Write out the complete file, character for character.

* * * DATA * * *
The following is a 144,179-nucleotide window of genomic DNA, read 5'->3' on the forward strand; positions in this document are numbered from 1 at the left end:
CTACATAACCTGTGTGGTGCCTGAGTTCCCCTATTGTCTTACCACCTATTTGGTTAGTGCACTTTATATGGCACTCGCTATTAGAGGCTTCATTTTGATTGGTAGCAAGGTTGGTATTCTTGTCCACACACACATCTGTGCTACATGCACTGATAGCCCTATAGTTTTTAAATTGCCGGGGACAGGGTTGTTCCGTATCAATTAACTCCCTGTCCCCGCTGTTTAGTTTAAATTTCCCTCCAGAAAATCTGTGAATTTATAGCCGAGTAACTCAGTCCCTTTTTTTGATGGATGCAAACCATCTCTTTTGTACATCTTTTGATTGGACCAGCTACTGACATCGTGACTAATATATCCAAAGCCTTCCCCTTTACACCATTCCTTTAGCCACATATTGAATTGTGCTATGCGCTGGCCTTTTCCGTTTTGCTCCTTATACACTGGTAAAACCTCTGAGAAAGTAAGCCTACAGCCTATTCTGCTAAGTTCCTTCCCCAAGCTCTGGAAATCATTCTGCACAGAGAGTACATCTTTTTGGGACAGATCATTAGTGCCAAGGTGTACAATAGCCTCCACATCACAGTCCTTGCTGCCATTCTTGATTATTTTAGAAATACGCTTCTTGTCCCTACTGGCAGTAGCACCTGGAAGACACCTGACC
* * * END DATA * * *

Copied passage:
The following is a 144,179-nucleotide window of genomic DNA, read 5'->3' on the forward strand; positions in this document are numbered from 1 at the left end:
CTACATAACCTGTGTGGTGCCTGAGTTCCCCTATTGTCTTACCACCTATTTGGTTAGTGCACTTTATATGGCACTCGCTATTAGAGGCTTCATTTTGATTGGTAGCAAGGTTGGTATTCTTGTCCACACACACATCTGTGCTACATGCACTGATAGCCCTATAGTTTTTAAATTGCCGGGGACAGGGTTGTTCCGTATCAATTAACTCCCTGTCCCCGCTGTTTAGTTTAAATTTCCCTCCAGAAAATCTGTGAATTTATAGCCGAGTAACTCAGTCCCTTTTTTTGATGGATGCAAACCATCTCTTTTGTACATCTTTTGATTGGACCAGCTACTGACATCGTGACTAATATATCCAAAGCCTTCCCCTTTACACCATTCCTTTAGCCACATATTGAATTGTGCTATGCGCTGGCCTTTTCCGTTTTGCTCCTTATACACTGGTAAAACCTCTGAGAAAGTAAGCCTACAGCCTATTCTGCTAAGTTCCTTCCCCAAGCTCTGGAAATCATTCTGCACAGAGAGTACATCTTTTTGGGACAGATCATTAGTGCCAAGGTGTACAATAGCCTCCACATCACAGTCCTTGCTGCCATTCTTGATTATTTTAGAAATACGCTTCTTGTCCCTACTGGCAGTAGCACCTGGAAGACACCTGACC